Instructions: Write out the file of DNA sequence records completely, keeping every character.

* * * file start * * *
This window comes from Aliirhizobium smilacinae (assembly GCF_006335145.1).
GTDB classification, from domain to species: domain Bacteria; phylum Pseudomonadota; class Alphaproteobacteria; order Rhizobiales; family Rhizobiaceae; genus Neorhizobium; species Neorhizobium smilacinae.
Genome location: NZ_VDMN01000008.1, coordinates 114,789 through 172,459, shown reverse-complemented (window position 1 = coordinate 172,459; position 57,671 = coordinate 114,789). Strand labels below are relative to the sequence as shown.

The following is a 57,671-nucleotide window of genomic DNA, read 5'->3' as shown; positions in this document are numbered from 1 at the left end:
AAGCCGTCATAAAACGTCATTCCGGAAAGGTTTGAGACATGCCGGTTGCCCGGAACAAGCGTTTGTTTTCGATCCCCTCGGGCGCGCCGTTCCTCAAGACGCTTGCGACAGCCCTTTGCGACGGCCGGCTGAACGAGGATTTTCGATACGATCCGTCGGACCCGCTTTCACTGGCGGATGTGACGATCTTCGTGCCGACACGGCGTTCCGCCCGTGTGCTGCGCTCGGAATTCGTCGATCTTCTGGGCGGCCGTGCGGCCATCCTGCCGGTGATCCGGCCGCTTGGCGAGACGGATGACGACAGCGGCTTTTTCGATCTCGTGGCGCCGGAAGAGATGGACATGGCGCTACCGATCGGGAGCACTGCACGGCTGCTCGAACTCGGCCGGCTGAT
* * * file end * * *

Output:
This window comes from Aliirhizobium smilacinae (assembly GCF_006335145.1).
GTDB classification, from domain to species: domain Bacteria; phylum Pseudomonadota; class Alphaproteobacteria; order Rhizobiales; family Rhizobiaceae; genus Neorhizobium; species Neorhizobium smilacinae.
Genome location: NZ_VDMN01000008.1, coordinates 114,789 through 172,459, shown reverse-complemented (window position 1 = coordinate 172,459; position 57,671 = coordinate 114,789). Strand labels below are relative to the sequence as shown.

The following is a 57,671-nucleotide window of genomic DNA, read 5'->3' as shown; positions in this document are numbered from 1 at the left end:
AAGCCGTCATAAAACGTCATTCCGGAAAGGTTTGAGACATGCCGGTTGCCCGGAACAAGCGTTTGTTTTCGATCCCCTCGGGCGCGCCGTTCCTCAAGACGCTTGCGACAGCCCTTTGCGACGGCCGGCTGAACGAGGATTTTCGATACGATCCGTCGGACCCGCTTTCACTGGCGGATGTGACGATCTTCGTGCCGACACGGCGTTCCGCCCGTGTGCTGCGCTCGGAATTCGTCGATCTTCTGGGCGGCCGTGCGGCCATCCTGCCGGTGATCCGGCCGCTTGGCGAGACGGATGACGACAGCGGCTTTTTCGATCTCGTGGCGCCGGAAGAGATGGACATGGCGCTACCGATCGGGAGCACTGCACGGCTGCTCGAACTCGGCCGGCTGAT